A review of scientific research into watermelons suggests eating the fruit is not just good for your heart and guts - it helps keep you trim too, reports the US National Watermelon Promotion Board.

A paper by Dr Britt Burton-Freeman and colleagues from the Illinois Institute of Technology, published in the journal Current Atherosclerosis Reports, cites evidence that watermelon intake and citrulline supplementation lower blood pressure in human trials, the board announced yesterday (25 January).

Favourable effects on lipids/lipoprotein metabolism are also emerging based on the data reviewed and reported in preclinical models, the report authors found.

According to the research, watermelon contains essential vitamins, minerals, antioxidants and amino acids. It also contains the amino acids citrulline and arginine, which both act as a precursor to nitric oxide, a molecule that plays a role in blood pressure regulation, lipid reduction and glucose control. Polyphenols and carotenoids, particularly lycopene, are also abundant in watermelon.

The nitric oxide benefits of citrulline and arginine coupled with the bioactivity of polyphenols and carotenoids found in watermelon suggests that this fruit may support normal cardio-metabolic health.

Burton-Freeman and colleagues reviewed the preclinical and clinical trial evidence published from 2000 to 2020 to assess watermelon intake and citrulline (a signature compound found in watermelon) on cardiovascular and metabolic outcomes, and to identify future directions important for establishing dietary guidance and recommendations.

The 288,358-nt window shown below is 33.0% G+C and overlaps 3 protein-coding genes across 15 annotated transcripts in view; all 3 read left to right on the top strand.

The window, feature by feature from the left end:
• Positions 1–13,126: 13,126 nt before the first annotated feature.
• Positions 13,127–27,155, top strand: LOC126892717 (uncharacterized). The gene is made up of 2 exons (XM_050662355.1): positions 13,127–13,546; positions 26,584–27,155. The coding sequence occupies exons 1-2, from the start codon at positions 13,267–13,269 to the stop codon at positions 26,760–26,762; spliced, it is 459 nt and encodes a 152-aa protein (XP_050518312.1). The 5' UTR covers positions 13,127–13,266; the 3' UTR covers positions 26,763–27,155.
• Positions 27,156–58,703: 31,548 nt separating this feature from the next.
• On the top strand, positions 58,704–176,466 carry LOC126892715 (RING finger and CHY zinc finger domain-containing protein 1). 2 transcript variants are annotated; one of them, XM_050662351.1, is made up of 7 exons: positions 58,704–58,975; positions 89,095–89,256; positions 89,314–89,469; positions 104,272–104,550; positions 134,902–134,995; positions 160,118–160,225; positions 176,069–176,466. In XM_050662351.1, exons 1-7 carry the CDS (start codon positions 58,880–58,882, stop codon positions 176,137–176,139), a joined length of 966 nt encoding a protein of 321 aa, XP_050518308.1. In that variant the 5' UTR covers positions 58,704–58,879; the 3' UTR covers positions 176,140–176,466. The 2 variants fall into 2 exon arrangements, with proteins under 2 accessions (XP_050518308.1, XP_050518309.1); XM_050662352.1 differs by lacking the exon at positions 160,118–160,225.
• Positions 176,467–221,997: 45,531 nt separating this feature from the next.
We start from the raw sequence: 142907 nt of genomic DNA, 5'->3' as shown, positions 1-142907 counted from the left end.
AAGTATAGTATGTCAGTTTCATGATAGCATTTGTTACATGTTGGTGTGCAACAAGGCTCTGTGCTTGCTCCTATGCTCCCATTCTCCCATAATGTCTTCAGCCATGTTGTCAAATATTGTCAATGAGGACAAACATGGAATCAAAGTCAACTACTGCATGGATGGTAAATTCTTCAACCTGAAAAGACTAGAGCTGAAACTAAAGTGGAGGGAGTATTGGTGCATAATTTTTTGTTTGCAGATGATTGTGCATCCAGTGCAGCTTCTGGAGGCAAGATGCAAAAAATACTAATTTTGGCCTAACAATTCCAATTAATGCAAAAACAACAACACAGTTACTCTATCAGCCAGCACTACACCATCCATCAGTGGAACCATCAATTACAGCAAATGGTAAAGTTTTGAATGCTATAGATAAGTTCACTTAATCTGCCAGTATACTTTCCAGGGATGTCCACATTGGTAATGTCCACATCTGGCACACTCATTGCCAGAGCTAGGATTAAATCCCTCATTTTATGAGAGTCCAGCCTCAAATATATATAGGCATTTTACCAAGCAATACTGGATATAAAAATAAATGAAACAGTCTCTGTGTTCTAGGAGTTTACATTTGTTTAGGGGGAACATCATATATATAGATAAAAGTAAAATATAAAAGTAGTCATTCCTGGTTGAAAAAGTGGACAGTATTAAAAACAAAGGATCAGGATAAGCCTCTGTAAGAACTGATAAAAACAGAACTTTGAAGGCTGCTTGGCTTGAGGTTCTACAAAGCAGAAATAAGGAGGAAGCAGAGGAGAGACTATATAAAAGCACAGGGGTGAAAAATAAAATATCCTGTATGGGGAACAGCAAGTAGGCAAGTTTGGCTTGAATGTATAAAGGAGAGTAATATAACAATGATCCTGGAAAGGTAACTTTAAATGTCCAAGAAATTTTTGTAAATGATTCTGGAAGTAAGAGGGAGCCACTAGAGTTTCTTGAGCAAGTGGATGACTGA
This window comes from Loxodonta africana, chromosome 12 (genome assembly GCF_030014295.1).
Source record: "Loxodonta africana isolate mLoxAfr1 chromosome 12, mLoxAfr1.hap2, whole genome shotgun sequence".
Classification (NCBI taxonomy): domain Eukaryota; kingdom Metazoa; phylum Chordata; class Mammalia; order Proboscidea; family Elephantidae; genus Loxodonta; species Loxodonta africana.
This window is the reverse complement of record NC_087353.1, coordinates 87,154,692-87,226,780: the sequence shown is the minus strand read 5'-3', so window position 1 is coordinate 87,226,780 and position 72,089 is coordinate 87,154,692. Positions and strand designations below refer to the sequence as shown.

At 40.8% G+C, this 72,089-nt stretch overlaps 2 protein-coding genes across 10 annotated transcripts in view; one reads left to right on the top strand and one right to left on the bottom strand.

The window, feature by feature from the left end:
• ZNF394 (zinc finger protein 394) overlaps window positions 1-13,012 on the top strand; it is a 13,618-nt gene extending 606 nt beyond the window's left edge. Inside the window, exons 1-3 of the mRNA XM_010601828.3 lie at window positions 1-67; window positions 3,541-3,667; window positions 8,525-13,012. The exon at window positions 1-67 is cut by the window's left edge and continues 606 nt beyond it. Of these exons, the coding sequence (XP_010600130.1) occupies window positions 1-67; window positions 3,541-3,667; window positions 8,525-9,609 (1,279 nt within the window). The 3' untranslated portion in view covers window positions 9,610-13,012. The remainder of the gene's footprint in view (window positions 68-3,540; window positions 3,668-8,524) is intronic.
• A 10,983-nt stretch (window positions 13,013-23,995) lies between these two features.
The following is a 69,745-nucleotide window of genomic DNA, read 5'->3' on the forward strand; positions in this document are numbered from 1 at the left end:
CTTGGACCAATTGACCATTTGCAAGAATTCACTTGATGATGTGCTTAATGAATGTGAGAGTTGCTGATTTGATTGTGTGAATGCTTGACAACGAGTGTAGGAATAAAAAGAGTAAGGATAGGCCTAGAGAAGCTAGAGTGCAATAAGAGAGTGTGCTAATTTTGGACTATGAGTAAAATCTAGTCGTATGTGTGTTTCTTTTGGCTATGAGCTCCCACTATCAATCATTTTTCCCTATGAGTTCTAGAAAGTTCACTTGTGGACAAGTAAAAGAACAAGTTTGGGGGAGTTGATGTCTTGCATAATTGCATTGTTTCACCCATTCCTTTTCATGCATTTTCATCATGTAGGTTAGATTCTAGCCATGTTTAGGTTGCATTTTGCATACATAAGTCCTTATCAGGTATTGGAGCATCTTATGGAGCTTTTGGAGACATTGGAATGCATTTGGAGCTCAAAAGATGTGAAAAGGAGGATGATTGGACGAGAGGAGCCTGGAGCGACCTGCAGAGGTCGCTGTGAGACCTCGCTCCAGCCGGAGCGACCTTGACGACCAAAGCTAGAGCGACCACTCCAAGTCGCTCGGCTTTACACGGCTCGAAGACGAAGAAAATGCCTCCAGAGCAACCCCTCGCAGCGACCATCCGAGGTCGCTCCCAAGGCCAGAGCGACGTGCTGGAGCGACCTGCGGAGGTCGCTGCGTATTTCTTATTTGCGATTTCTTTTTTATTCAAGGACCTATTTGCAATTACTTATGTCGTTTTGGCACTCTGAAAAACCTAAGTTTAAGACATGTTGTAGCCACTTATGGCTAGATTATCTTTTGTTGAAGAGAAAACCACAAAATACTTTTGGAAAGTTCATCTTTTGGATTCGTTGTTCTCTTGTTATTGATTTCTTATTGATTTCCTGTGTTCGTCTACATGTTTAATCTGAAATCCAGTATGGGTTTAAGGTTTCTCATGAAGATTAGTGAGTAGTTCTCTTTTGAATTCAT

They explored studies related to the whole fruit as well as citrulline supplementation, focusing on key cardio-metabolic risk factors. More research is needed to confirm findings of the studies identified in this literature review.

The investigators concluded that watermelon provides a combination of nutrients and phytochemicals working across multiple mechanisms to induce biological effects. Citrulline and arginine are central to these cardio-metabolic effects, and polyphenols, lycopene, potassium and magnesium contribute as well.

They said continued research is needed to determine the level of sufficient intake for clinical outcomes and will also need to be studied in a variety of populations. Research on the whole fruit and its products (i.e., juice) is also needed to help determine the level of sufficient intake.

The research identified additional potential benefits from watermelon consumption that warrant further research, such as body weight control (possibly through satiety mechanisms), glucose control, and brain and gut health.